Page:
Chatterjee takes the reins as freshman leader
Rhea Chatterjee was nervous and excited. The Georgia Tech freshman loved her new home in Atlanta but was nervous about surviving the rigors of Tech. So she met with her advisor, Troy Peace, to help gain some reassurance.
“I could feel her passion and enthusiasm about getting started,” said Peace, the College’s director of community. “She walked out of my office that day as president of Humani-Tech, a student organization that was inactive at the time.”
Chatterjee’s nerves quickly faded. Instead, the service-oriented computer scientist infused Humani-Tech, an organization focused on using technology for social good, with energy and critical mass. In three short months, Chatterjee recruited more than 20 new members for Humani-Tech and is building relationships with many metro Atlanta nonprofits.
In short, Chatterjee is leaving a lasting impact on the College before even completing her first final exam.
What she already has accomplished isn’t surprising, when you consider her roots. She attended Athens Academy, one of Georgia’s top private prep schools, for her entire K-12 education.
Just like at Georgia Tech, Chatterjee set a precedent for service at Athens Academy. She helped found the school’s Cancer Awareness and Relay for Life Club during her sophomore year and served as its president the following two years. She enjoyed leading service-oriented projects, like making “boredom buster bags” for kids undergoing cancer treatments in the hospital.
“The upperclassmen connected with the younger kids while creating hand-tied pillowcases to include in the bags,” Chatterjee said. “We were the first club on campus to involve 3-year-olds through 12th graders in a school-wide service project.”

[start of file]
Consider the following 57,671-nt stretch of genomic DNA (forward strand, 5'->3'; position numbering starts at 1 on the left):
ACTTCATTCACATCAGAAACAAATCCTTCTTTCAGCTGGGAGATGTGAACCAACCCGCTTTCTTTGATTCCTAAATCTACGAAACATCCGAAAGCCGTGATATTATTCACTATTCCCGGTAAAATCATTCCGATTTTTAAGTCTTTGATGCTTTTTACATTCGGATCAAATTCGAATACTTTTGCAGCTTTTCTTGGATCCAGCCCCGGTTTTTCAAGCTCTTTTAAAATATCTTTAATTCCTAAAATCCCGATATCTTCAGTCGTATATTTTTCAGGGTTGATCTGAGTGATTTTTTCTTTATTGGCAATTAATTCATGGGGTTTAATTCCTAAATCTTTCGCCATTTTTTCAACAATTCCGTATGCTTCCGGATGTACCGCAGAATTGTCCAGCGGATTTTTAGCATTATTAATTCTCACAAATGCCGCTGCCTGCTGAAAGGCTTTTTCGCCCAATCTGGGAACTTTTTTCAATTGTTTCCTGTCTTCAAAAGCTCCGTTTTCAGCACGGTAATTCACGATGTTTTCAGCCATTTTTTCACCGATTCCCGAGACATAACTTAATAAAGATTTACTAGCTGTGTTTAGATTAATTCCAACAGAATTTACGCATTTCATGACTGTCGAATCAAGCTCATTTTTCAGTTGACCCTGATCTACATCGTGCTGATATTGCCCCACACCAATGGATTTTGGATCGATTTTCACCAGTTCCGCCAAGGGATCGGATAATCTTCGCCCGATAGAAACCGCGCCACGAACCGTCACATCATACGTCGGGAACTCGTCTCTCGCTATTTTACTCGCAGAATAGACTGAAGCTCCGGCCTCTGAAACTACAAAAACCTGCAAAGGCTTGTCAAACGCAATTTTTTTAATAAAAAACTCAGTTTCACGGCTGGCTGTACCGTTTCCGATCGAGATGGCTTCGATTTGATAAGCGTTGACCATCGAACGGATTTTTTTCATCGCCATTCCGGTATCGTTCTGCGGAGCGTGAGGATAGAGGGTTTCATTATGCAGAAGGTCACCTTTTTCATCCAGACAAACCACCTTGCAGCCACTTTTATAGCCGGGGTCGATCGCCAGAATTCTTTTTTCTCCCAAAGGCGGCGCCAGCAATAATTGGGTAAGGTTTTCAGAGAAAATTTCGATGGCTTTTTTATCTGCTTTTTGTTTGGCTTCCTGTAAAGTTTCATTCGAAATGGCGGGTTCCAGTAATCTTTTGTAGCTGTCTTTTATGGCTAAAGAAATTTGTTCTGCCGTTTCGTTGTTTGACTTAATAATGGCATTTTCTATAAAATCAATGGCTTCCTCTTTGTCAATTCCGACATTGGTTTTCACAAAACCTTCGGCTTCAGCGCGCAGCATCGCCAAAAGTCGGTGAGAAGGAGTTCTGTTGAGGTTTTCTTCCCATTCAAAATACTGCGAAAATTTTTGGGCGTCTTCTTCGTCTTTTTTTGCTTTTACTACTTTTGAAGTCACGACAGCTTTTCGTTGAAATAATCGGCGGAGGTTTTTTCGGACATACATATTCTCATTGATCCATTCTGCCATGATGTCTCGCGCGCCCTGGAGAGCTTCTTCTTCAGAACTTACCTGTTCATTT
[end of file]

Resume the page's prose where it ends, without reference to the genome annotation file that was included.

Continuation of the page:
Chatterjee rarely had much time to catch her breath. She also served as editor-in-chief of Athens Academy’s student newspaper for three years, played violin for the Athens Youth Symphony and the academy’s orchestra, and was a dynamite tennis player with a state championship in her senior year. Come graduation time, Chatterjee was Athens Academy’s valedictorian and accumulated countless other academic honors.
Rhea and her brother Victor display her state championship trophy.
She completed multiple internships around Athens (including at a certain school with a canine mascot that shall remain nameless) throughout high school. But it was an internship at a technology-based startup incubator that opened Chatterjee’s eyes to an exciting new career path. Tasked with raising the incubator’s visibility, Chatterjee spoke with countless entrepreneurs for a blog series that inspired her to learn more about technology.
“The aspects of creativity and wide range of applications in CS appealed to me,” Chatterjee said. “I used Codecademy to learn some CSS and HTML and attended a Ruby on Rails workshop for women during the summer. Both experiences encouraged me to major in CS.”
Chatterjee was intent on leaving Georgia to do it—until she visited a friend at Georgia Tech and fell in love with all things Yellow Jacket. The rest is history.
She’s since taken Humani-Tech by swarm. The organization recently led “coding unplugged” games to introduce young girls to the fundamentals of programming at the Girls Scouts of Greater Atlanta’s STEM Expo. While the organization is populated mostly with freshmen, Chatterjee is focused on expanding membership to incorporate students with more experience and diversified skillsets.
“I foresee Humani-Tech as an accessible community that provides technical and mentoring services to non-profits and other groups within and beyond the College of Computing and Georgia Tech,” Chatterjee said.
Peace says Chatterjee is poised to become another of the College’s “rock stars.”
“Rhea is as awesome as she is courageous,” Peace said. “The future of the College of Computing is in very capable hands.”